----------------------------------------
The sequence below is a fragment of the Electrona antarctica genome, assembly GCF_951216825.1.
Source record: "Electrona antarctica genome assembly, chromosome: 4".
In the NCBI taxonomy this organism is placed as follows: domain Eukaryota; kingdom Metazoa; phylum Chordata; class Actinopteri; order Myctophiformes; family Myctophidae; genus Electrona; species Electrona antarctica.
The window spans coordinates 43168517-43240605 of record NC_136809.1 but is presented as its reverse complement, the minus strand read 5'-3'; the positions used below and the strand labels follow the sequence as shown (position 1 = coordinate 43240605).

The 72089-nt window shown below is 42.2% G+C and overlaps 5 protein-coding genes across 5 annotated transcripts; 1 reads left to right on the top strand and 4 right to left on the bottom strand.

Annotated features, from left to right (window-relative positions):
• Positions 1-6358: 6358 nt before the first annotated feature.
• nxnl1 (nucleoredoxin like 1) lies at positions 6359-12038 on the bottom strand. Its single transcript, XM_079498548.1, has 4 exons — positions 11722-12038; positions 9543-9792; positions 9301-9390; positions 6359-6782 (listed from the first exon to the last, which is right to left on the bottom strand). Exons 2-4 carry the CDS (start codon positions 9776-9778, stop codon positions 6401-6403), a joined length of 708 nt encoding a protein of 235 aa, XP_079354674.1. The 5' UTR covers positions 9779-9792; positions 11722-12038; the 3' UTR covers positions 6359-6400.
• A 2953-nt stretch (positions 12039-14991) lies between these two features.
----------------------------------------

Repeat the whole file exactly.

The sequence below is a fragment of the Electrona antarctica genome, assembly GCF_951216825.1.
Source record: "Electrona antarctica genome assembly, chromosome: 4".
In the NCBI taxonomy this organism is placed as follows: domain Eukaryota; kingdom Metazoa; phylum Chordata; class Actinopteri; order Myctophiformes; family Myctophidae; genus Electrona; species Electrona antarctica.
The window spans coordinates 43168517-43240605 of record NC_136809.1 but is presented as its reverse complement, the minus strand read 5'-3'; the positions used below and the strand labels follow the sequence as shown (position 1 = coordinate 43240605).

The 72089-nt window shown below is 42.2% G+C and overlaps 5 protein-coding genes across 5 annotated transcripts; 1 reads left to right on the top strand and 4 right to left on the bottom strand.

Annotated features, from left to right (window-relative positions):
• Positions 1-6358: 6358 nt before the first annotated feature.
• nxnl1 (nucleoredoxin like 1) lies at positions 6359-12038 on the bottom strand. Its single transcript, XM_079498548.1, has 4 exons — positions 11722-12038; positions 9543-9792; positions 9301-9390; positions 6359-6782 (listed from the first exon to the last, which is right to left on the bottom strand). Exons 2-4 carry the CDS (start codon positions 9776-9778, stop codon positions 6401-6403), a joined length of 708 nt encoding a protein of 235 aa, XP_079354674.1. The 5' UTR covers positions 9779-9792; positions 11722-12038; the 3' UTR covers positions 6359-6400.
• A 2953-nt stretch (positions 12039-14991) lies between these two features.